By Gail Lipsitz, Public Relations Coordinator
A new kind of love affair is being carried on openly everywhere you look these days. It appears that sitting on a park bench, holding hands and gazing deeply into your beloved’s eyes, is becoming passé. “Reach out and touch someone,” the old Bell System slogan, has taken on a whole new meaning, as our eyes and ears are glued to our hand-held smart phones, iPods, and iPads. Our magnetic attraction to these devices can be seen in every public setting: offices, stores and restaurants, theatres and concerts, places of worship and funerals. We’re connected while walking and crossing the street, and still (in spite of the recent Maryland law) while driving. With today’s amazing tools for finding and exchanging information, where we direct our attention and the ways we communicate are rapidly changing.
Look around at any lecture, workshop or conference. At any given moment during a speaker’s presentation, about half of the people are using their devices, and it’s not to conduct urgent business (although a few of them may be taking notes on the presentation). Because most of them have their devices out in plain view (remember when people were more discreet and put them in their laps?), it’s easy to see what they’re doing – texting, checking and answering emails, showing each other photos of cute children or recent vacations, playing games.
Let me say up front that I am not a Millennial, but I am also not here to slam the younger generation. On the contrary, like many others in mid-life, I know that the best resource to consult for help with a problem with my phone or computer is a handy teenager. And I check my emails more times a day than I’d like to admit. What I’m talking about is attention. I was raised to listen respectfully when someone is speaking or giving a formal presentation, and to look someone in the eye during a personal conversation. I also have a hard time doing two things at once. No way could I be writing this blog and talking on the phone at the same time.
This fast-moving cultural shift is fascinating. Our romance with handheld devices crosses all generations. Grandparents, Boomers, and kids are equally enamored with them and can’t resist consulting them almost constantly in any setting, without the slightest embarrassment or apology. And no one objects. Everyone seems to have accepted the fact that any conversation can be interrupted. Is it that “manners” as we once knew and used them are becoming irrelevant, and even obsolete?
Perhaps the human brain is undergoing actual changes, and people are just thinking differently because communication today is so speeded up. Can we really pay equal attention to many activities at once? What I’ve been observing is not “multi-tasking,” a skill most of us have had to learn because we play so many different roles in life simultaneously; we are employees or bosses, parents, caregivers, partners. No, this is different. People are deliberately tuning out and turning their attention elsewhere.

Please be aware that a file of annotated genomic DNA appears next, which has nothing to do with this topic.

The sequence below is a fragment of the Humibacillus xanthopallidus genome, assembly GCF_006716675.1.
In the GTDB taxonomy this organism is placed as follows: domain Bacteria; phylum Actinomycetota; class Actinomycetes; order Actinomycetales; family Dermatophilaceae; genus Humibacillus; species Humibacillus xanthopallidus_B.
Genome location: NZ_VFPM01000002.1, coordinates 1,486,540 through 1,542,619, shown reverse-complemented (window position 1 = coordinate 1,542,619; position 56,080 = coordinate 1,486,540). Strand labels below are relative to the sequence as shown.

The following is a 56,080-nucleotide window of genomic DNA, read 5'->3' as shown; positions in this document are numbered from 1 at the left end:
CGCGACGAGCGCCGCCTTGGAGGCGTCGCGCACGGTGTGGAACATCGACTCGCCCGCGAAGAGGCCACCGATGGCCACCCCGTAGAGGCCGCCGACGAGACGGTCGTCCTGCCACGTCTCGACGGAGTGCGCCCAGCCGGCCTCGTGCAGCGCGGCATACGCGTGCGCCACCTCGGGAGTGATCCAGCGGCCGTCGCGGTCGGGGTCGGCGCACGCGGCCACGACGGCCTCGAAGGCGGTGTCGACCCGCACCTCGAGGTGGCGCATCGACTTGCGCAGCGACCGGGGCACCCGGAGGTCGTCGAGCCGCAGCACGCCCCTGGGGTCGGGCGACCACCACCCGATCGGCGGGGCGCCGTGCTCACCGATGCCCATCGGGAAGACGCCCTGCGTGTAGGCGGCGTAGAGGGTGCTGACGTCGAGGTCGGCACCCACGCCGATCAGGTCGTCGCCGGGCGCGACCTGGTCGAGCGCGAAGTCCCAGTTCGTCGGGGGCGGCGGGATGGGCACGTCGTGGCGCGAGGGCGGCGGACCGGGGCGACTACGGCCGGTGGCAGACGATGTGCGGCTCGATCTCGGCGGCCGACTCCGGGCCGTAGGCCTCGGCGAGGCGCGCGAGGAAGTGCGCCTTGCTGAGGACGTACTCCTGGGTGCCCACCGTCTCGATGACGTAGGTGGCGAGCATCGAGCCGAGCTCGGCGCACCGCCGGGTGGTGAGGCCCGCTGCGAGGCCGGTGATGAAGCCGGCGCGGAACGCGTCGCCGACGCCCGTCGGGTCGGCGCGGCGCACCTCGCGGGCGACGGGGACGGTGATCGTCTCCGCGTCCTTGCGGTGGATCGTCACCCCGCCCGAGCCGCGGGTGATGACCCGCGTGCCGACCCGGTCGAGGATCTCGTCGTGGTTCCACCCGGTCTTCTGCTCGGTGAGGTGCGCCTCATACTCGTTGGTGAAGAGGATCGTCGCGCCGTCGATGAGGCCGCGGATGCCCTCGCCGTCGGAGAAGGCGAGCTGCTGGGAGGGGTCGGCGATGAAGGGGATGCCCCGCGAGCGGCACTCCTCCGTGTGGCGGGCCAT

Remember when your teacher would say, “Children, please give me your undivided attention”? It seems we are losing the skill of concentrating completely on what someone else is saying. If a public speaker doesn’t grab us immediately, we lose interest. And it’s contagious. One person’s inattention distracts others around him, so it becomes harder to pay attention to the speaker, even if you wanted to. Try focusing on what a presenter is saying when the fingernails of the person next to you are tapping out text messages.
Speakers are aware that they are competing for their audience’s attention. Must they resort to gimmicks and antics, shouting or shocking? Do you have to be a razzle dazzle performer to be heard? Some speakers today are taking the “If you can’t beat ’em, join ’em” approach, enlisting technology to involve their audiences, for example, by inviting them to tweet during the presentation.
Where is it all leading? Think about this: What if your therapist interrupted your session to answer a call or text message? What if your rabbi stopped his or her sermon, or your teacher interrupted the class with “Sorry, I have to take this call”? What do you do when you have something really important to discuss with your teenager or your spouse, and you feel like you are competing with other people who are not physically there, but who all want to be answered right NOW? What if you really need to talk to a friend and you simply can’t get through? Ask any marriage counselor, and you will hear that one of the most frequent complaints from couples is: “He/she isn’t listening to me.” How does it feel when you are the one who wants to be heard, and you are not getting someone’s undivided attention?
We can’t swim upstream. Yes, cultural expectations, behavior and norms are changing. Before we let ourselves drift with the current, it would be worthwhile giving some thought to what kinds of attention and communication we value and with whom, and how we can hold on to that.
By Gail Lipsitz, Public Relations Coordinator, JCS Marketing and Development
For some tips on “Unplugging from Technology,” click here.
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